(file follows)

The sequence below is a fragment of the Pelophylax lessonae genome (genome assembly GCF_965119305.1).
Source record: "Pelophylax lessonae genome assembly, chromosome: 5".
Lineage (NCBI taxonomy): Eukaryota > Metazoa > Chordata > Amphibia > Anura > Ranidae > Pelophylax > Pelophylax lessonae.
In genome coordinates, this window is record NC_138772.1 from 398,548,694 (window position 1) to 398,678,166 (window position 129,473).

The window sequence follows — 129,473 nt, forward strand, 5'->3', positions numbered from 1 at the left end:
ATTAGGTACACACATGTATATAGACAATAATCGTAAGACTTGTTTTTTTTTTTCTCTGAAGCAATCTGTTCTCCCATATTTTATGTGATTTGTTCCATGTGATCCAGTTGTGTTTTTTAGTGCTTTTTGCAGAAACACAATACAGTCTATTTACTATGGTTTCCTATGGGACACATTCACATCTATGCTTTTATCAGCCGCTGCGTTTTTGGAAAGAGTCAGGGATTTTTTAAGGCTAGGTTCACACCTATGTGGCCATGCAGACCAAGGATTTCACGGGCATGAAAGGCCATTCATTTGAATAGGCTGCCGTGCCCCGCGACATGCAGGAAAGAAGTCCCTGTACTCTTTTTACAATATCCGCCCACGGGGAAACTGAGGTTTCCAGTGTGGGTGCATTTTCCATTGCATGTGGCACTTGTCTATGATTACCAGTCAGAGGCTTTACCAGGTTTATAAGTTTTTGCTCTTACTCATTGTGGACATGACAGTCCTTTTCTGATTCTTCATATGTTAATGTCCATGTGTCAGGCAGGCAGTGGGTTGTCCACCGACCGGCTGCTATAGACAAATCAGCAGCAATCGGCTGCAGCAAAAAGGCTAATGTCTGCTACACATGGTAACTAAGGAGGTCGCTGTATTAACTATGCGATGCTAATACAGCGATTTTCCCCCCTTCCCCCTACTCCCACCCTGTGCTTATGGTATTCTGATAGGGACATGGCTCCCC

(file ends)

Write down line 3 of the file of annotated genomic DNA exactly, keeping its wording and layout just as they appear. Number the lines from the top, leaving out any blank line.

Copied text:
Lineage (NCBI taxonomy): Eukaryota > Metazoa > Chordata > Amphibia > Anura > Ranidae > Pelophylax > Pelophylax lessonae.